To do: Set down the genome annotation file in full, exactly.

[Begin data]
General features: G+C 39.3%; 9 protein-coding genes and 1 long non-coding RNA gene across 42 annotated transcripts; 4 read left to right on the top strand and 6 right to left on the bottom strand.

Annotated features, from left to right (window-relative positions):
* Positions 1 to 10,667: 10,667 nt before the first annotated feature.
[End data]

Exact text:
General features: G+C 39.3%; 9 protein-coding genes and 1 long non-coding RNA gene across 42 annotated transcripts; 4 read left to right on the top strand and 6 right to left on the bottom strand.

Annotated features, from left to right (window-relative positions):
* Positions 1 to 10,667: 10,667 nt before the first annotated feature.